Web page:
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Sewage Treatment: How Does It Work?
Monday, April 19, 2021

The United States processes about 34 billion gallons of wastewater each day.

Sewage treatment facilities are some of the most expensive items municipalities have to manage, but they are also some of the most complex. Their cost to taxpayers is usually only marginally behind schools and emergency services.

Although wastewater treatment is a quintessential government function, politicians rarely campaign on it.

Still, water treatment is the backbone of cities and counties. Understanding how these complex facilities work is important for every community member.

In the following article, we'll explain how sewage treatment works and why it matters. Keep reading to learn more.

What Is Wastewater?

Municipalities collect sewage through pipes and gather it at a central treatment facility. For good or bad, we build many of these facilities near or around freshwater. This is necessary for release and discharge after treatment.

Sadly, the proximity near water has caused unexpected spillage and pollution after heavy rains or flooding. These issues are often a problem with changing water levels near or around the plant.

The wastewater itself consists of sewage, rain runoff, and industrial discharge. This liquid is high in phosphorus and nitrogen from human waste. It also contains food, soaps, detergents, and other chemicals.

Pre-Treatment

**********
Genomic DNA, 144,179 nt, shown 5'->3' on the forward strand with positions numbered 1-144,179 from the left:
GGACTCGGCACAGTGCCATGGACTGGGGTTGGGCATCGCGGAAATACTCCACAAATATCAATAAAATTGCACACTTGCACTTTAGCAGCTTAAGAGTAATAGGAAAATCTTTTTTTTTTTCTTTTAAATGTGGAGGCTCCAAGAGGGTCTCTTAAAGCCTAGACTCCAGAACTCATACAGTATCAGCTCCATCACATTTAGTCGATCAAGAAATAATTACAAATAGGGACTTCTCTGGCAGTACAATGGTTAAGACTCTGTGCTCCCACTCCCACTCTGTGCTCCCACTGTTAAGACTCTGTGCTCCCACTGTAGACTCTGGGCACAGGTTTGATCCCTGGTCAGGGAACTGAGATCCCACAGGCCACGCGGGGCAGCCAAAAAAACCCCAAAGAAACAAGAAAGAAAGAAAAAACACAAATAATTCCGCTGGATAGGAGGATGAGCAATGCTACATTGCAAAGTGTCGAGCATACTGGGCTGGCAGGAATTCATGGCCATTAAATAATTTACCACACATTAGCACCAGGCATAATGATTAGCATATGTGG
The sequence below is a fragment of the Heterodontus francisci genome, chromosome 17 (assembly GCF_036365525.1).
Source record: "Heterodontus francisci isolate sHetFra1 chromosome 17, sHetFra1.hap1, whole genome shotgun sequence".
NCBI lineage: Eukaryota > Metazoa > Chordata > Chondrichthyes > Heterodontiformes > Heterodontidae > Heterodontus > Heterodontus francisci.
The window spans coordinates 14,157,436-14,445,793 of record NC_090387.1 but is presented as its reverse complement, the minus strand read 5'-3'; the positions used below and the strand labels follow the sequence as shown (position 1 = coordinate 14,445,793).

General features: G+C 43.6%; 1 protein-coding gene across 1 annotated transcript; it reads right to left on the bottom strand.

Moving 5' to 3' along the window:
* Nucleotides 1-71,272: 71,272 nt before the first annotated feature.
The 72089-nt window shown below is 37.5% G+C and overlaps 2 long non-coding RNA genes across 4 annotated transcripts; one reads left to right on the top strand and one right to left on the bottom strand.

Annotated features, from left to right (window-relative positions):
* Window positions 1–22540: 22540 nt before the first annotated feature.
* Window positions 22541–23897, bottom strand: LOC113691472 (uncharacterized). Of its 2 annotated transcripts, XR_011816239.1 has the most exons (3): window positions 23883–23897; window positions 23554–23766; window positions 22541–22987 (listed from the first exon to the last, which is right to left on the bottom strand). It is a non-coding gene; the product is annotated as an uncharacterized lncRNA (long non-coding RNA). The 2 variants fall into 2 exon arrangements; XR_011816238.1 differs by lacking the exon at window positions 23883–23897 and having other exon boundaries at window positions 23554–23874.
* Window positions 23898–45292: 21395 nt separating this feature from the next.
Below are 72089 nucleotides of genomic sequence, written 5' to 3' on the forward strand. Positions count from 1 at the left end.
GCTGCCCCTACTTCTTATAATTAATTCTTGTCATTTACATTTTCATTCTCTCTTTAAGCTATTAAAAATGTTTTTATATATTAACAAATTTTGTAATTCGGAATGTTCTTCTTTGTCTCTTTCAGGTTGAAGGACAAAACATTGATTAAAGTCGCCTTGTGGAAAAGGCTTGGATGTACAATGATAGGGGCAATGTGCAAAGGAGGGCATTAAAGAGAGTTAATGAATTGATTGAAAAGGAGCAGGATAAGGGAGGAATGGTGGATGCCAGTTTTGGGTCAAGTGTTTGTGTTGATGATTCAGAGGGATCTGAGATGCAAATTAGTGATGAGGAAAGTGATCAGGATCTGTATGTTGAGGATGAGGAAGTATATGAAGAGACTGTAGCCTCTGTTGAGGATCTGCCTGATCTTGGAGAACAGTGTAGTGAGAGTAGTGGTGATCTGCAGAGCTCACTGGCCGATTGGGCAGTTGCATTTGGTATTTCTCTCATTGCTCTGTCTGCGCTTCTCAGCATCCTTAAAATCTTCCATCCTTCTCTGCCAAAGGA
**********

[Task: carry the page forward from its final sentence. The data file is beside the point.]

The first step in wastewater treatment is filtering. Sand, debris, and other solids like grease, metals, tampons, and fats all need removal. You perform this pre-treatment through a series of ever-finer filters.

Once you screen these solids, workers take the waste to a landfill for disposal.

Primary Sewage Treatment

The first full stage of water treatment consists of a settling process. In massive tanks, the wastewater is allowed to sit.

Heavier materials like sludge then settle to the bottom while greases and other chemicals rise to the top. Entech Design's EchoSmart sludge level monitors are used at this stage to monitor effluent.

You then drain off the bottom sludge once gathered and skim the top oils and chemicals.

Secondary Treatment

Next, you subject the wastewater to biological agents like bacteria and protozoa. These creatures "eat" any biodegradable elements in the liquid.

This material is foodstuff remnants, skin cells, animal material, and some soaps. It's a little-known fact that a large part of sewage treatment is done through these natural processes.

Tertiary Treatment

This last step uses disinfectants like chlorine and ultraviolet light. These methods kill off the most resilient bacteria and viral agents.

Ultraviolet light is considered healthier for the environment than some chemical disinfectants. In some cases, chlorination techniques have left carcinogens in the treated water. We rectify this through the extra step of dechlorination.

However, the use of ultraviolet light is sometimes less effective in cloudy water. These sedimentary particles act as light shields for the bacteria.

Finally, the water is released back into the environment. This is usually a river, wetland, or outlet pound.

The Backbone of Society

Our shared biology makes sewage treatment a necessity of modern living. As the above article states, it's a sometimes natural process that requires complex coordination.

And much of your taxpayer dollars go to funding these efforts. This money ensures our plumbing works effectively and the environment remains pristine.

Want to learn more about Entech Design's sewer and wastewater treatment technology? Contact us today to speak with a representative.